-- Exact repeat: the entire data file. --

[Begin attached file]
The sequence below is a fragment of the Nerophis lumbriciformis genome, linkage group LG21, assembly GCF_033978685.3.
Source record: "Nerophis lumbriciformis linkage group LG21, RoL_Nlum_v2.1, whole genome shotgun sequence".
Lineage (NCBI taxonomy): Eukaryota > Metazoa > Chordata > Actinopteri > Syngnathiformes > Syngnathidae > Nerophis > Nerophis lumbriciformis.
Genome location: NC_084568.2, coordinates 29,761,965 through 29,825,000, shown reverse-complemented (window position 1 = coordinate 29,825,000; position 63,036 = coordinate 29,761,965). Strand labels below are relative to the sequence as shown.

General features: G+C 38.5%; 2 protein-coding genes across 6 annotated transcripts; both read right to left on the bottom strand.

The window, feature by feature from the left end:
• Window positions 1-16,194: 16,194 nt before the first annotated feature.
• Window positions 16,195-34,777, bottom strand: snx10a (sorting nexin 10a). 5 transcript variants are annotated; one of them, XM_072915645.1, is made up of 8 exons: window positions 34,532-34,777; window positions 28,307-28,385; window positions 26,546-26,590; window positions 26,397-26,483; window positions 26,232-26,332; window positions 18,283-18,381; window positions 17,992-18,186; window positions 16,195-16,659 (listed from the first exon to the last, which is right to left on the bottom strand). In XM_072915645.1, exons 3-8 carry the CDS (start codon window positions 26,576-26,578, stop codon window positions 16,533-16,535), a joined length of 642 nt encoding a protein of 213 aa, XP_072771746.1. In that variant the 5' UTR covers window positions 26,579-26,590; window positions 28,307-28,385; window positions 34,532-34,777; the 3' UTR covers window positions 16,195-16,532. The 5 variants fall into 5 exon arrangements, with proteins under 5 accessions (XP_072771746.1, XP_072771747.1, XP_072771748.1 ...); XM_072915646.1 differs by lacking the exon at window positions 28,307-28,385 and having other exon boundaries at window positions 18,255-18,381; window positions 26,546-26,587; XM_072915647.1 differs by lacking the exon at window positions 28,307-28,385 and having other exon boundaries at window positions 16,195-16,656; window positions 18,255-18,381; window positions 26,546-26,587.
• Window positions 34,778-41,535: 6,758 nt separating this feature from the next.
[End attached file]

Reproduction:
The sequence below is a fragment of the Nerophis lumbriciformis genome, linkage group LG21, assembly GCF_033978685.3.
Source record: "Nerophis lumbriciformis linkage group LG21, RoL_Nlum_v2.1, whole genome shotgun sequence".
Lineage (NCBI taxonomy): Eukaryota > Metazoa > Chordata > Actinopteri > Syngnathiformes > Syngnathidae > Nerophis > Nerophis lumbriciformis.
Genome location: NC_084568.2, coordinates 29,761,965 through 29,825,000, shown reverse-complemented (window position 1 = coordinate 29,825,000; position 63,036 = coordinate 29,761,965). Strand labels below are relative to the sequence as shown.

General features: G+C 38.5%; 2 protein-coding genes across 6 annotated transcripts; both read right to left on the bottom strand.

The window, feature by feature from the left end:
• Window positions 1-16,194: 16,194 nt before the first annotated feature.
• Window positions 16,195-34,777, bottom strand: snx10a (sorting nexin 10a). 5 transcript variants are annotated; one of them, XM_072915645.1, is made up of 8 exons: window positions 34,532-34,777; window positions 28,307-28,385; window positions 26,546-26,590; window positions 26,397-26,483; window positions 26,232-26,332; window positions 18,283-18,381; window positions 17,992-18,186; window positions 16,195-16,659 (listed from the first exon to the last, which is right to left on the bottom strand). In XM_072915645.1, exons 3-8 carry the CDS (start codon window positions 26,576-26,578, stop codon window positions 16,533-16,535), a joined length of 642 nt encoding a protein of 213 aa, XP_072771746.1. In that variant the 5' UTR covers window positions 26,579-26,590; window positions 28,307-28,385; window positions 34,532-34,777; the 3' UTR covers window positions 16,195-16,532. The 5 variants fall into 5 exon arrangements, with proteins under 5 accessions (XP_072771746.1, XP_072771747.1, XP_072771748.1 ...); XM_072915646.1 differs by lacking the exon at window positions 28,307-28,385 and having other exon boundaries at window positions 18,255-18,381; window positions 26,546-26,587; XM_072915647.1 differs by lacking the exon at window positions 28,307-28,385 and having other exon boundaries at window positions 16,195-16,656; window positions 18,255-18,381; window positions 26,546-26,587.
• Window positions 34,778-41,535: 6,758 nt separating this feature from the next.